KOTA KINABALU - Sabah's Chief Minister Mohd Shafie Apdal said he would seriously think about a suggestion by some in Malaysia's opposition to make him a candidate for the country's next prime minister.
Datuk Seri Shafie said he had to consult with his colleagues in Parti Warisan Sabah on the matter. He is president of Warisan, which has nine federal MPs including himself, The Star newspaper quoted him as saying.
The offer to name Mr Shafie, 63, a compromise candidate for Malaysia's prime ministership by the opposition was made amid a bitter tussle between two veteran leaders - Datuk Seri Anwar Ibrahim and Tun Dr Mahathir Mohamad - for the post.
The opposition coalition Pakatan Harapan (PH) and its allies under the so-called PH Plus umbrella are hoping to put up a prime ministerial candidate as they make a push to oust the four-month-old Perikatan Nasional (PN) government.
PN is led by Prime Minister Muhyiddin Yassin, Malaysia's eighth prime minister.
But Mr Anwar, 72, and Dr Mahathir, 94, have both insisted on being the opposition's candidate to be the ninth prime minister.
Mr Shafie's name was proposed by some within PH Plus over the weekend as a possible compromise candidate.
Said Mr Shafie on Monday (June 29), as quoted by The Star: "We appreciate this, and I am grateful that my name was even suggested."
Asked whether he still trusted Dr Mahathir after several U-turns and unfulfilled promises to Sabah when he was PM, Mr Shafie said this was not the only issue to consider.
"We need to evaluate and see what is the best for the state and for nation-building," he said.
He said he would most likely announce something more concrete within a month.
PH consists of Mr Anwar's Parti Keadilan Rakyat with 38 MPs, the Democratic Action Party with 42 MPs and Parti Amanah Negara with 11 - totalling 91 MPs.
PH Plus consists of these three parties, plus Warisan's nine MPs and five renegade MPs from Dr Mahathir's Parti Pribumi Bersatu Malaysia including Dr Mahathir himself.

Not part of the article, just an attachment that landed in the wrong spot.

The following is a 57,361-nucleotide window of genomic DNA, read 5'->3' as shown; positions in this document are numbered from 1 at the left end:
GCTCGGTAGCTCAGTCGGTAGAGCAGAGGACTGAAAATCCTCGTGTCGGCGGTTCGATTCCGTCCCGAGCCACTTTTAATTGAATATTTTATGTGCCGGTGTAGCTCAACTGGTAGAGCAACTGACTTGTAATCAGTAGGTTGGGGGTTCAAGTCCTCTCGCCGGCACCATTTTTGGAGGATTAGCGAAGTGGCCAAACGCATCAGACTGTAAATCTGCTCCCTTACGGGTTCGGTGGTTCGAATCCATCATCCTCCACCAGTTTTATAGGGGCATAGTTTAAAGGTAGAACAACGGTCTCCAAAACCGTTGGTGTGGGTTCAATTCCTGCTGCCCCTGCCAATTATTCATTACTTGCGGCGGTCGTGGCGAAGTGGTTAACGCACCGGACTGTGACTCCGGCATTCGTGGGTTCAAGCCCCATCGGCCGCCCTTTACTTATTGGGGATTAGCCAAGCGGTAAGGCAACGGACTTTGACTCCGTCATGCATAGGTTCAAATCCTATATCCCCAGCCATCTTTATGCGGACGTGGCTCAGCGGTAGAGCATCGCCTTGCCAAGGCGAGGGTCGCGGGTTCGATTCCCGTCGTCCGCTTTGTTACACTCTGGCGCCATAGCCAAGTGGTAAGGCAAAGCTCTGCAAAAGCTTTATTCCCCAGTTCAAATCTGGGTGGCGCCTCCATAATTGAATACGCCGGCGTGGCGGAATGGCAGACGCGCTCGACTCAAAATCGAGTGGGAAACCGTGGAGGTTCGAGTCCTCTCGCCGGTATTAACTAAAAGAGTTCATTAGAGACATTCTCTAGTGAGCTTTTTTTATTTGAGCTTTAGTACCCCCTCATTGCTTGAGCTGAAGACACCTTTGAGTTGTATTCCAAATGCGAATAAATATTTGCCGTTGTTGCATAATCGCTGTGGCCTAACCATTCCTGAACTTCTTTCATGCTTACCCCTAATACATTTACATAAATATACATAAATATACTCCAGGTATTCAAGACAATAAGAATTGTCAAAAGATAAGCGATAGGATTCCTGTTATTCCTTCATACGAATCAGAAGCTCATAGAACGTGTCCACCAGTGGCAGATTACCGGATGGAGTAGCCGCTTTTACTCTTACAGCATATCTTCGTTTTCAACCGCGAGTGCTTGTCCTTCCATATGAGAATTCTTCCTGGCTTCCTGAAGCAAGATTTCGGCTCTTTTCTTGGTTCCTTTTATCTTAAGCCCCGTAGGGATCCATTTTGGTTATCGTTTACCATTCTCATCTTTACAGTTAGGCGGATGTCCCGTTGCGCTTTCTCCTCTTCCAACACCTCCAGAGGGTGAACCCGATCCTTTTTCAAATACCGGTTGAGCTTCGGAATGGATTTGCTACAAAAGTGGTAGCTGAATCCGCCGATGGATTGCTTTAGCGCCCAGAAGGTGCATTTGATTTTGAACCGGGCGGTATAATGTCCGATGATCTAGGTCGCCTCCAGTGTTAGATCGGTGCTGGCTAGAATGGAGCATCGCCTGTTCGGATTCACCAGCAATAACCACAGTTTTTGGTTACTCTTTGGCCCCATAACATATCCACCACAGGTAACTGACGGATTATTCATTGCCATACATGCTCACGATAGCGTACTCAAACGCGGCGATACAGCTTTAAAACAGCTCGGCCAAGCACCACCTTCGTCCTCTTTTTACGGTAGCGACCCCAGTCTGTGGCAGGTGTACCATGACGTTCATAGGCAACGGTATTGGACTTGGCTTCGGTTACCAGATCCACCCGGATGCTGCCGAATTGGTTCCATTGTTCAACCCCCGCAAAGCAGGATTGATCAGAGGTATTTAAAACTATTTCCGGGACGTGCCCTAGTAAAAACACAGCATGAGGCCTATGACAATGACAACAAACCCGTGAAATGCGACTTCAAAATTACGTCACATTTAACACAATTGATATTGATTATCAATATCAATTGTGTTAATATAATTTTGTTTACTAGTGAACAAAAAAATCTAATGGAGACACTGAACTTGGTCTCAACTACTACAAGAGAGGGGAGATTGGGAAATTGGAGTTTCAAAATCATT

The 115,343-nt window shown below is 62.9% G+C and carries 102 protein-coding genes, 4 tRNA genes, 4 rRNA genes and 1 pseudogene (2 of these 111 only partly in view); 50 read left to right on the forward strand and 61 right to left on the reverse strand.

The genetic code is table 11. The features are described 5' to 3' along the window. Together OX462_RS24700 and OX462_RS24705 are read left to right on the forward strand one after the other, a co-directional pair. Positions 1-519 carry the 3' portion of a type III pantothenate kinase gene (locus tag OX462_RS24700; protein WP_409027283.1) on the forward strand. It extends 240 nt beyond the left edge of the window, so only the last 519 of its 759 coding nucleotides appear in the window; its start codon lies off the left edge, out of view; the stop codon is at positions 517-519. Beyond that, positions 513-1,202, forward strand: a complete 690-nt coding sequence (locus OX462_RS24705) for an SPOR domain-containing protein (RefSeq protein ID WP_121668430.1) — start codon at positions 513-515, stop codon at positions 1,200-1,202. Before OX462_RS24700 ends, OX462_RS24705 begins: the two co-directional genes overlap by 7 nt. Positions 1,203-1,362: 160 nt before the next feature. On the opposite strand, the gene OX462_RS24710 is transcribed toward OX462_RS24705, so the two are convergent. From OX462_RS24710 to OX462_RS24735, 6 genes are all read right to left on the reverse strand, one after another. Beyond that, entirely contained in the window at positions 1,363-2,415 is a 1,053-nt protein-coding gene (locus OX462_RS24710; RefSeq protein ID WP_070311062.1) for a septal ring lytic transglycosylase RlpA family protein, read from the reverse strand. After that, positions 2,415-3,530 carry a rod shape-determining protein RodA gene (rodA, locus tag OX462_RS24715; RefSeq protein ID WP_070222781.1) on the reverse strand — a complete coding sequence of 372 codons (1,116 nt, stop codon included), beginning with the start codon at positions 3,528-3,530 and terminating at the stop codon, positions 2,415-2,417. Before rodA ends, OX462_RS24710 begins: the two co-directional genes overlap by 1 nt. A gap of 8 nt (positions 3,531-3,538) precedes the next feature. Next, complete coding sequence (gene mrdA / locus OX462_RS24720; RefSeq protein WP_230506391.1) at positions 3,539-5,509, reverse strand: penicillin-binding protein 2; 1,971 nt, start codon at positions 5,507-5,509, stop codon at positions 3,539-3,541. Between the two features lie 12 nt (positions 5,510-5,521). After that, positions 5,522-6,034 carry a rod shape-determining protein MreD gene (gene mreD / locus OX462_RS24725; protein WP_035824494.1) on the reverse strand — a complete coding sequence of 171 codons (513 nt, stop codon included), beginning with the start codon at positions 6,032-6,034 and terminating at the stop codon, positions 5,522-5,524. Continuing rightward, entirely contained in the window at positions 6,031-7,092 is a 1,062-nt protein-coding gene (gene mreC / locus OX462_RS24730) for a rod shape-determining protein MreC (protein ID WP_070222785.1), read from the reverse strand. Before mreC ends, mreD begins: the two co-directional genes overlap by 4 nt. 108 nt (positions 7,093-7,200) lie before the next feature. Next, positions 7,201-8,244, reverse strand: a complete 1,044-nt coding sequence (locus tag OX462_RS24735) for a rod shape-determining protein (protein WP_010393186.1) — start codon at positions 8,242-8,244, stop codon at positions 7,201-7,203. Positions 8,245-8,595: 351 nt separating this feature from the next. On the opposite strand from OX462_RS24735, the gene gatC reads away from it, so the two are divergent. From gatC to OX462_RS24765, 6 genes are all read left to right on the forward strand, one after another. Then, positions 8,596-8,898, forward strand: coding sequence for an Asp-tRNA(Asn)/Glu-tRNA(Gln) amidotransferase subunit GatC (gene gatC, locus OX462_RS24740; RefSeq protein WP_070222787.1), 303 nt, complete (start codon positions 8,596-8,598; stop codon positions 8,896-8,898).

These 105 federal lawmakers and at least three more lawmakers from small parties, hope to entice a few other MPs to side with them to topple Tan Sri Muhyiddin's PN government, whose majority in Parliament hasn't been tested since he was sworn in as prime minister on March 1.
PN is believed to have at least 114 MPs on its side, with the minimum 112 needed to control the House.
PN comprises the majority of Bersatu's MPs led by its president PM Muhyiddin (around 20 MPs), Umno (38 MPs), Parti Islam SeMalaysia (18 MPs), Gabungan Parti Sarawak (18 MPs) and several smaller parties.
Meanwhile, in a reflection of the continuing tumult in Mr Anwar's PKR, the party has sacked five leaders, The Star reported.
They are PKR's women's wing chief Haniza Talha, a Penang state assemblyman Zulkifli Ibrahim, a Penang division deputy chief Afif Bahardin, and two state women's wing chiefs - Rahimah Majid of Sabah and Nur Zarina Zakaria of Penang.
PKR also issued warning letters to a vice-president Tian Chua, Melaka state assemblywoman Ginie Lim, and Penang communication chief Carolyn Khor.
These leaders are believed to have sided with the PKR faction previously led by its former deputy president Datuk Seri Azmin.
Mr Azmin, a federal MP, in late February left PKR with 10 other MPs to join up with Mr Muhyiddin, which partly caused the downfall of the 21-month-old PH government.
Mr Anwar who has since take full control of PKR has been sacking and issuing warning letters to those who had sided with Mr Azmin in the years-long battle to control the party.